My final project for a Certificate of Advanced Studies (CAS) from the Graduate School of Library and Information Science at the University of Illinois Urbana-Champaign focuses on a phenomenon seen all too often by academic librarians: the information literacy knowledge and skills deficits so often seen in new college freshmen.
The Standards for the 21st-Century Learner developed by the American Association of School Librarians serve as a guideline for high school librarians as they prepare their students to enter college or the workforce as information-literate persons. However, many or most of these librarians do not have the access to their students that is required to effect a significant degree of learning. As a consequence, a great number of freshmen arrive on campus lacking the skills they will need to approach college-level research with an acceptable degree of competence.
To assess the information literacy knowledge and skills of students enrolled in English 101 (Composition I), I administered the Tool for Real-Time Assessment of Information Literacy Skills (TRAILS) to over 200 students. I used the 9th grade assessment, as prior experience with the tool in a graduate-level instruction class and with my own staff revealed the challenging nature of the 12-grade assessment. I also distributed a survey to high schools in our community college district to get a snapshot of the IL skills they believe are integrated into their curricula, and I was pleased with the level of response to the survey.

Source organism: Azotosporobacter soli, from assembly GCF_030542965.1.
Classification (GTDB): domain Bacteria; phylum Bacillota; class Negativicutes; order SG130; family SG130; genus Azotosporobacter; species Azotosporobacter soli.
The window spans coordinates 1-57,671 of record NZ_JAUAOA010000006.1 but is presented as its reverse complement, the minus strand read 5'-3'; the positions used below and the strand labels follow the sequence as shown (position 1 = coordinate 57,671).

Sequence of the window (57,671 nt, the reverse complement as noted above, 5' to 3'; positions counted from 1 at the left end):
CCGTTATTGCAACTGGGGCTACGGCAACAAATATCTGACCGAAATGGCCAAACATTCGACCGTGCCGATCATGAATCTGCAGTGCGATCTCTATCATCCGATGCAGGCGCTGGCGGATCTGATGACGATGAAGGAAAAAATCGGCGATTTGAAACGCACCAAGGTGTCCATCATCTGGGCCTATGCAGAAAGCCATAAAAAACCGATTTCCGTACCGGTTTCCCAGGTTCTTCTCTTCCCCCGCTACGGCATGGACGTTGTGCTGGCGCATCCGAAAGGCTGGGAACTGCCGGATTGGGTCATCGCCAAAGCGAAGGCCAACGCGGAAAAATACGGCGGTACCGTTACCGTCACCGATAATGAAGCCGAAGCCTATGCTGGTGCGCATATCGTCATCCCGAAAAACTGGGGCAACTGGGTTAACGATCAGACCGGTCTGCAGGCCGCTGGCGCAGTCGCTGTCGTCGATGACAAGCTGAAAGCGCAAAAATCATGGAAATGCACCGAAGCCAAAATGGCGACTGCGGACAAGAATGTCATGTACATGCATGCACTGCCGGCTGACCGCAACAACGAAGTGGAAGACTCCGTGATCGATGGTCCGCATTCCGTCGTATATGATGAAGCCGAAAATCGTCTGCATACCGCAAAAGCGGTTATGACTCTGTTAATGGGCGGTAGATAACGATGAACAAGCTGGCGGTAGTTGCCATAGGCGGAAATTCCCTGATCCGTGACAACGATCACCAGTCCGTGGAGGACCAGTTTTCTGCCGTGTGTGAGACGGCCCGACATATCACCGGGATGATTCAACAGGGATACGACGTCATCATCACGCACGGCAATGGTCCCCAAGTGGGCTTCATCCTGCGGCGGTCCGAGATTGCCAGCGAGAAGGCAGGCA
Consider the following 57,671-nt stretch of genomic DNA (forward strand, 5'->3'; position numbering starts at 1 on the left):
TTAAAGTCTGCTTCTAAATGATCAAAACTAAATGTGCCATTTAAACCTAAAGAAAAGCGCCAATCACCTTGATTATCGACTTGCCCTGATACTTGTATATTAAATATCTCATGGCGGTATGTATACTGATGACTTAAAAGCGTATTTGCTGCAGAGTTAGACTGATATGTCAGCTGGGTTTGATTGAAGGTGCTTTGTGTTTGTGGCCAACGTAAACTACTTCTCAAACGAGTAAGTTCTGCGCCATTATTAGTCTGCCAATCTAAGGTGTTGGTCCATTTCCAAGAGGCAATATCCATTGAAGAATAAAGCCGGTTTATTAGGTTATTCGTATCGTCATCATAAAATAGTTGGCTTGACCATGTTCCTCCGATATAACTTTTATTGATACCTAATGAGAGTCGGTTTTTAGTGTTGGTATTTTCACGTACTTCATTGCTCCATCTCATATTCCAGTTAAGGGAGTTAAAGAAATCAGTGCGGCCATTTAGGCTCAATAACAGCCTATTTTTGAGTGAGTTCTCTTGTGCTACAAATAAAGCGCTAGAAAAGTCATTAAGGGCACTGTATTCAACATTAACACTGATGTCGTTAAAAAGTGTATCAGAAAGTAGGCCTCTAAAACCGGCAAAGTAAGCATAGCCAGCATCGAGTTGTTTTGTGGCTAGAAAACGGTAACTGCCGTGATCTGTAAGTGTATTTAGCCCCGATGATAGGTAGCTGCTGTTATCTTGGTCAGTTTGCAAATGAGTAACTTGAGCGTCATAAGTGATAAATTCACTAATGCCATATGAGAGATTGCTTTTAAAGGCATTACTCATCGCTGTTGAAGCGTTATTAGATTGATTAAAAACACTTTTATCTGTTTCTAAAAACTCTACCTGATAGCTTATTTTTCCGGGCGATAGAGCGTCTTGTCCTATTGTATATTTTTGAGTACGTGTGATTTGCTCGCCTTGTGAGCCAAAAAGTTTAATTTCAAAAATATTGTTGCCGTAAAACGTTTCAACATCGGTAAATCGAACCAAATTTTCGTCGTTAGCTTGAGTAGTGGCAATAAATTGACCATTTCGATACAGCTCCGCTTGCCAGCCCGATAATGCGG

I reviewed recent literature about young people’s information-seeking habits; experiences of college freshmen seeking and using information; and methods that have been used either to work collaboratively with high school library media specialists or to address knowledge and skills gaps at the college level. I analyzed what I had learned from the experiences of others and assessed the feasibility of applying their methods in my own environment.
I designed a basic information literacy curriculum for my institution to address knowledge and skills gaps identified by TRAILS and by the survey. The six lessons introduce or build on concepts associated with effective research practices. Ideally they would be integrated into English 101 and English 103 (Composition I and II) curricula as students are engaged in actual research assignments, but they could also be offered as stand-alone workshops.